A conservator of the person is responsible for personal and/or medical decisions, while a conservator of the estate handles financial matters. The former is typically used for individuals needing assistance with everyday life and personal welfare, while the latter oversees financial decisions, such as managing assets and making investment decisions. The same person can serve in both capacities.
Conservatorship vs. guardianship
The primary difference is that guardianships are commonly associated with legal responsibility for a minor, whereas conservatorships usually pertain to adults who are unable to handle their own matters due to mental or physical restrictions.
In several states, a guardianship grants someone the power to make personal and daily decisions on behalf of another individual, while a conservatorship allows for control over someone’s financial decisions.
Conservatorship vs. power of attorney
A conservatorship and a power of attorney both involve one individual making decisions on behalf of another. However, the key difference lies in how they are established. A power of attorney is voluntarily given by an individual to another, allowing them to make certain decisions on their behalf. Conversely, a conservatorship is appointed by a court, often against the wishes of the conservatee. Notably, a conservatorship is usually more costly and involves greater court oversight than a power of attorney.
Establishing a conservatorship
Establishing a conservatorship generally involves several legal steps. Keep in mind that these steps vary by state and jurisdiction:
- To begin, a petition for conservatorship must be filed in the probate court of the county where the respondent, or potential conservatee resides. The court then appoints an investigator and, possibly, counsel for the potential conservatee. A hearing date is set.
- Before the hearing, the investigator interviews people, reviews records and makes recommendations based on the evaluation of the respondent. Information is compiled and filed for the hearing.
- At the hearing, the court examines all the facts and listens to witness testimonies to decide whether a conservatorship is necessary or appropriate. The court decides whether the respondent is incapacitated, and if so, what type of conservatorship is appropriate. If a conservatorship is granted, a conservator/guardian is appointed.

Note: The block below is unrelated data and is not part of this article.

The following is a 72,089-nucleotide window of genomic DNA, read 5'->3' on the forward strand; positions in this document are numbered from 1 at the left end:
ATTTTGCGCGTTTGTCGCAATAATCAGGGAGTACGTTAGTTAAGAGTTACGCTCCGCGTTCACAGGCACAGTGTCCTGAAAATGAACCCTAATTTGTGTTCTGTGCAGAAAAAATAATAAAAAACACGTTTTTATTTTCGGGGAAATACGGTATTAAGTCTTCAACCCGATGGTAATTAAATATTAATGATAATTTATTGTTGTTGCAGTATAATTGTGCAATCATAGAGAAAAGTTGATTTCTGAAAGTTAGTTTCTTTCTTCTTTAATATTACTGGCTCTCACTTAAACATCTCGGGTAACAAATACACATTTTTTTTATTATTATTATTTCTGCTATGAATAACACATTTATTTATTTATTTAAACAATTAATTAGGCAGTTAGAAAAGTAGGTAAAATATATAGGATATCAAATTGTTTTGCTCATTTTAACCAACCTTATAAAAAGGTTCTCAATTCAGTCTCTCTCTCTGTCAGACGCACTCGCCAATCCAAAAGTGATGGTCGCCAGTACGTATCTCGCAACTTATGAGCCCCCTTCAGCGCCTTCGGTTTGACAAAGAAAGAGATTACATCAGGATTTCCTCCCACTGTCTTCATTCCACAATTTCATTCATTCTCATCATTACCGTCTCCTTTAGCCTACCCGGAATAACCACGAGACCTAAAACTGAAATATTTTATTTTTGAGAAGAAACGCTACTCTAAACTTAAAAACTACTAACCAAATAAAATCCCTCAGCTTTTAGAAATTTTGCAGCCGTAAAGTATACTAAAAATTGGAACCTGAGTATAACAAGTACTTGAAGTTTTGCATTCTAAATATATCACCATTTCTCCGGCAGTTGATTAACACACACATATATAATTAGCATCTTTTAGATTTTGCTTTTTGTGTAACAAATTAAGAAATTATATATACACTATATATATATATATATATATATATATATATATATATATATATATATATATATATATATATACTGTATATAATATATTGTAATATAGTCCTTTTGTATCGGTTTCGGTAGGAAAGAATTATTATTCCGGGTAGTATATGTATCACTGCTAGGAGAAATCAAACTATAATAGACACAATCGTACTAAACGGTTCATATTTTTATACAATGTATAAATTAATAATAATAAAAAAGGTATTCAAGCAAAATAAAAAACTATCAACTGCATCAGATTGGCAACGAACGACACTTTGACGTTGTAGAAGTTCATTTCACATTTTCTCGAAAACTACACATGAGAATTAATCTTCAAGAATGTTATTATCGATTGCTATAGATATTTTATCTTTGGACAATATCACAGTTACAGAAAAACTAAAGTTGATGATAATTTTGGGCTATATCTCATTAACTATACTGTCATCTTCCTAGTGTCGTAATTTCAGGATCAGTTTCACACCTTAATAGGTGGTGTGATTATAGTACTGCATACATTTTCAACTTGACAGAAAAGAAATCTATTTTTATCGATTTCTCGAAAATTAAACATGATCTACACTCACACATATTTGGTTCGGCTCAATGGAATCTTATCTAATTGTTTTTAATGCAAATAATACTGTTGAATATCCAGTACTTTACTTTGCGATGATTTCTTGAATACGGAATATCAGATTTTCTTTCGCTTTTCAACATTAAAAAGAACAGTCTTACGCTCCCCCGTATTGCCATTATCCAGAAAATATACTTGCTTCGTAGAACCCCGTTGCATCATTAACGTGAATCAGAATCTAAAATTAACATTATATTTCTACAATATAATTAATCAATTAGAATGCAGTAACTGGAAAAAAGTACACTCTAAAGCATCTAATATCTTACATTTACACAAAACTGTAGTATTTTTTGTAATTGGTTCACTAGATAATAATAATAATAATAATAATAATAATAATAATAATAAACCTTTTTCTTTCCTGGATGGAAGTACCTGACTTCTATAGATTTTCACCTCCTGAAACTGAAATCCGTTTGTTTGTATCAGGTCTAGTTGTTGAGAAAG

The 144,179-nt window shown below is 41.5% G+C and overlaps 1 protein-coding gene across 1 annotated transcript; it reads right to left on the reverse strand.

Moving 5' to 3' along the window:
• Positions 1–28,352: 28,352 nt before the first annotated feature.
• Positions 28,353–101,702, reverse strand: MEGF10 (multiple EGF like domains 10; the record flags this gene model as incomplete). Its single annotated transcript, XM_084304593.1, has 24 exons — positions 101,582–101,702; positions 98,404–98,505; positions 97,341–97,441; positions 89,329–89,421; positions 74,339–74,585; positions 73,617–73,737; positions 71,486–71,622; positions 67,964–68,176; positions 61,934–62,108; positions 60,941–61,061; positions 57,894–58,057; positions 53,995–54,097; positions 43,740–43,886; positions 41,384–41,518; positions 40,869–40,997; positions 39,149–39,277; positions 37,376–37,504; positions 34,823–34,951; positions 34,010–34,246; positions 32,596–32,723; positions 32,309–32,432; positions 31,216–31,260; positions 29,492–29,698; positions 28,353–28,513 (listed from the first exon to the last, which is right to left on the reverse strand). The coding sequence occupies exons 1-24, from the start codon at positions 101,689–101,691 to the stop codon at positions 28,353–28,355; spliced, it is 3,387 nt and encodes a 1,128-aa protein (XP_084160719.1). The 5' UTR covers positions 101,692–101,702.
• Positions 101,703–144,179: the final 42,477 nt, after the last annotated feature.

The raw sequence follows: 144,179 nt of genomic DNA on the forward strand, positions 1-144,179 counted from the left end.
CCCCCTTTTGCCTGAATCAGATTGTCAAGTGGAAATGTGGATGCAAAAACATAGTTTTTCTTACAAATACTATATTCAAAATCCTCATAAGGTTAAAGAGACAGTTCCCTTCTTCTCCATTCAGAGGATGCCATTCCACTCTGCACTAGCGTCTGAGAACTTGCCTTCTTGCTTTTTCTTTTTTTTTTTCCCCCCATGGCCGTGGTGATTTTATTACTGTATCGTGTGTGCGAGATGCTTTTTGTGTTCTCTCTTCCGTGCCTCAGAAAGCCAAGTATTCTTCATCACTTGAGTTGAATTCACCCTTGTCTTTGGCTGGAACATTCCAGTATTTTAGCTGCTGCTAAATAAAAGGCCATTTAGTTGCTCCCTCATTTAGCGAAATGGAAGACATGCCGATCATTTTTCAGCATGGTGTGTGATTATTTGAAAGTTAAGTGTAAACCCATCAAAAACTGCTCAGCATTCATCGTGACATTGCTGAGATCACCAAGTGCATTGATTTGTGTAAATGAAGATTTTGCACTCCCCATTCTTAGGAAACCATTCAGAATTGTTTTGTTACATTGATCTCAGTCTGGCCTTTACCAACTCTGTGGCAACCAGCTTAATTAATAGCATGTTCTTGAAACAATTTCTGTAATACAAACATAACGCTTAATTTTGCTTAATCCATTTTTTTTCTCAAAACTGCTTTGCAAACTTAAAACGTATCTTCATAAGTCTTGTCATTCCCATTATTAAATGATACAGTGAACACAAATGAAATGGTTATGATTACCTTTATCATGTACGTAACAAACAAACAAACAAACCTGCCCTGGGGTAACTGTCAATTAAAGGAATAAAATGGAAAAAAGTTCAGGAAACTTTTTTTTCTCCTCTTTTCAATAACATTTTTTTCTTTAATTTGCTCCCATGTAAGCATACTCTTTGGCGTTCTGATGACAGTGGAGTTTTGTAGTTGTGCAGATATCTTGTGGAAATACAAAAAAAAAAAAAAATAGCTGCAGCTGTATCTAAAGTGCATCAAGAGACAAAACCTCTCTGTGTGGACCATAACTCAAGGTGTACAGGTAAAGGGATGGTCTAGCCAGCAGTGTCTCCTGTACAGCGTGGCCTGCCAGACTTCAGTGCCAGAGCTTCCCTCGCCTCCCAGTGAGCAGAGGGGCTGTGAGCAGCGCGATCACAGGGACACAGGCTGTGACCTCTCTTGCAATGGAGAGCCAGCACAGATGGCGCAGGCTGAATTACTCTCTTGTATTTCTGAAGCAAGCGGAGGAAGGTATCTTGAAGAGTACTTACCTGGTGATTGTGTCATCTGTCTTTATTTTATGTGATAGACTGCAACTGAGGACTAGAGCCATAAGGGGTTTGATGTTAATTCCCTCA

Alternatives to conservatorships
Power of attorney (POA): A durable power of attorney is a legal document that grants someone the authority to make financial and/or healthcare decisions on behalf of another person. It allows individuals to choose someone they trust to act as their agent and make decisions for them when they are unable to do so themselves.
Advance health care directive: Also known as a living will or health care proxy, an advance health care directive allows individuals to specify their healthcare preferences and appoint someone to make medical decisions on their behalf if they become incapacitated or unable to communicate their wishes.
Trusts: A revocable living trust can help provide a structured arrangement for managing assets and ensuring their proper use for the benefit of the individual. Trusts can be designed to provide financial management and protection, while also allowing for flexibility and specific instructions to be followed.
Advantages and disadvantages of a conservatorship
- Provides protection and oversight. When a conservatorship is appropriate, it can positively impact a conservatee’s life by providing a conservator who looks out for their best interests.
- Under legal purview. Conservatorships typically require court monitoring, which may include periodic reporting, plan submission and other document reviews that can help keep the conservator in line.
- Loss of individual rights. The conservatee loses independence and becomes a ward of the conservator. This is a major disadvantage for an individual who may regain the ability to care for themselves.
- Difficult to set up or overturn and potentially costly. The legal legwork involved, plus the time it takes for a hearing, are all factors to consider.
- Private matters can become public. Records of the court proceedings may be accessible to the public, resulting in the disclosure of the conservatee’s assets, among other private and personal information.
Although a conservatorship can provide necessary protection and care for someone unable to manage their own affairs, it significantly impacts the conservatee’s autonomy. Before starting the legal proceedings for a conservatorship, consider all the available options — such as power of attorney or a revocable living trust.